Saturday, October 29, 2016

"Transportation" -- the Grand Central Terminal Clock Group

photo by Mj
On February 1, 1913 Warren & Wetmore's magnificent, $35 million Grand Central Terminal was completed.  Almost.

Included in the architects' design was a monumental sculptural grouping and clock.  Rising above the uppermost cornice, it would serve as the crowning touch to the sumptuous structure.

A postcard, depicting the proposed terminal, made a stab in the dark at the possible clock and sculpture. 

Paris sculptor Jules-Felix Coutan had won the commission for the group.  Coutan was well-chosen for the Beaux-Arts style work.  He had recently completed the sculpture France of the Renaissance for the exuberant Alexander III Bridge in Paris.

When the new Grand Central opened, Coutan was still at work in his Paris studio on the group entitled Transportation.  His finished model, one-quarter sized, finally arrived at the stone yards of William Bradley & Son in Long Island City over a year later, in May 1914.  There the architectural sculpture firm of John Donnelly set to work recreating the limestone figures in full size.  Among the firm's sculptors working on the project was Oliver N. Burdett, whose work also appears on significant buildings like the Morgan Library and New York Public Library.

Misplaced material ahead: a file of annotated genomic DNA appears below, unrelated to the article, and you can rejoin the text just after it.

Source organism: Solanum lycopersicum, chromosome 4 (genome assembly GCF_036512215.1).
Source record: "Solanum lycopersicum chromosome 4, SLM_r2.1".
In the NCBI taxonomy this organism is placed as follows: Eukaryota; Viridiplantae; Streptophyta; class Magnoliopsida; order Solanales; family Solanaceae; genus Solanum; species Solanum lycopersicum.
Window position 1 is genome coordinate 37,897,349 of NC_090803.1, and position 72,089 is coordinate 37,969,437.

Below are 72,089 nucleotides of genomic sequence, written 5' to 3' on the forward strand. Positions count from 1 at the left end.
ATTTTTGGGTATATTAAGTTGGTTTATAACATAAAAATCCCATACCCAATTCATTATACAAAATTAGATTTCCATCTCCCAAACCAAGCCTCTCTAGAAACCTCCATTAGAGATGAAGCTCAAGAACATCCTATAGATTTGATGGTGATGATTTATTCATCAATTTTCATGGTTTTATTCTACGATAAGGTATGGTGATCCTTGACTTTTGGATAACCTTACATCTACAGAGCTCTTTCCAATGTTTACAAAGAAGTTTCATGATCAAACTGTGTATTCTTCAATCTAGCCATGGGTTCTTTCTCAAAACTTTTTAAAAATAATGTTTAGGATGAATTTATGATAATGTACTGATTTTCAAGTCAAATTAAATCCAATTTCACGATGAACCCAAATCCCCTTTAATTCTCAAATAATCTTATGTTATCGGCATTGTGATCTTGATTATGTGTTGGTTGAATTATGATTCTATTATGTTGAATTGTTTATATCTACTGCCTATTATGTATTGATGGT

The massive scale of the grouping, touted by The New York Times on June 14, 1914 as "World's Largest Sculpture Group," required the work to be completed in sections and pieced together.  The article explained "The constructed like the front of a building; that is, it is built up in continuous layers of stone cemented together."